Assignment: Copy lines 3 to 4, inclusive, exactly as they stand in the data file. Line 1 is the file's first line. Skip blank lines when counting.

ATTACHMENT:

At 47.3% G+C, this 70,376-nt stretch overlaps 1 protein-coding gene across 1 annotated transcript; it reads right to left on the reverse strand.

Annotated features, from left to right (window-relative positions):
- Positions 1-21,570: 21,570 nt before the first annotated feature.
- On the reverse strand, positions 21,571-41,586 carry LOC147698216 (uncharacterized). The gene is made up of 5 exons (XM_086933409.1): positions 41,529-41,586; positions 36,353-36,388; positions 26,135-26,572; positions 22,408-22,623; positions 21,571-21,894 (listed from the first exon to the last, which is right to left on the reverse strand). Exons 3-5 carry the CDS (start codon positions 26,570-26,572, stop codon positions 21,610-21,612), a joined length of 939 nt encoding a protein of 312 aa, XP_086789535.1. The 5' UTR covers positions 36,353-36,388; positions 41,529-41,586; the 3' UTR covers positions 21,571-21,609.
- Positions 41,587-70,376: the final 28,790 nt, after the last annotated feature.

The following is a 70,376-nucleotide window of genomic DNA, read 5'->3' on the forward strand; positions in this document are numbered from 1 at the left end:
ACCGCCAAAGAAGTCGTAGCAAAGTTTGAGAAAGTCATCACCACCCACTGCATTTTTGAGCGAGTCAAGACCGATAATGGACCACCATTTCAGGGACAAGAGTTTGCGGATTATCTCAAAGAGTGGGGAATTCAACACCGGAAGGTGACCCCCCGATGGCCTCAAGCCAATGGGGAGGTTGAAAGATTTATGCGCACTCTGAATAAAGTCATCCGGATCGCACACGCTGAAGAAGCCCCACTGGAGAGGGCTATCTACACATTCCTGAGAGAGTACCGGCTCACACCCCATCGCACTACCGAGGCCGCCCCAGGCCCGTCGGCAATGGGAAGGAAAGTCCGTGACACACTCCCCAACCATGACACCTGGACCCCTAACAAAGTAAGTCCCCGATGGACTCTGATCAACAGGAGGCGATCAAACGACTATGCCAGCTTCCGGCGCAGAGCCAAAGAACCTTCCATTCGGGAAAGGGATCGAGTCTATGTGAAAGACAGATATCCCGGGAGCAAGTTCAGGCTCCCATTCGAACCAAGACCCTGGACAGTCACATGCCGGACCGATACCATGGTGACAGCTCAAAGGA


- Positions 1-21,570: 21,570 nt before the first annotated feature.
- On the reverse strand, positions 21,571-41,586 carry LOC147698216 (uncharacterized). The gene is made up of 5 exons (XM_086933409.1): positions 41,529-41,586; positions 36,353-36,388; positions 26,135-26,572; positions 22,408-22,623; positions 21,571-21,894 (listed from the first exon to the last, which is right to left on the reverse strand). Exons 3-5 carry the CDS (start codon positions 26,570-26,572, stop codon positions 21,610-21,612), a joined length of 939 nt encoding a protein of 312 aa, XP_086789535.1. The 5' UTR covers positions 36,353-36,388; positions 41,529-41,586; the 3' UTR covers positions 21,571-21,609.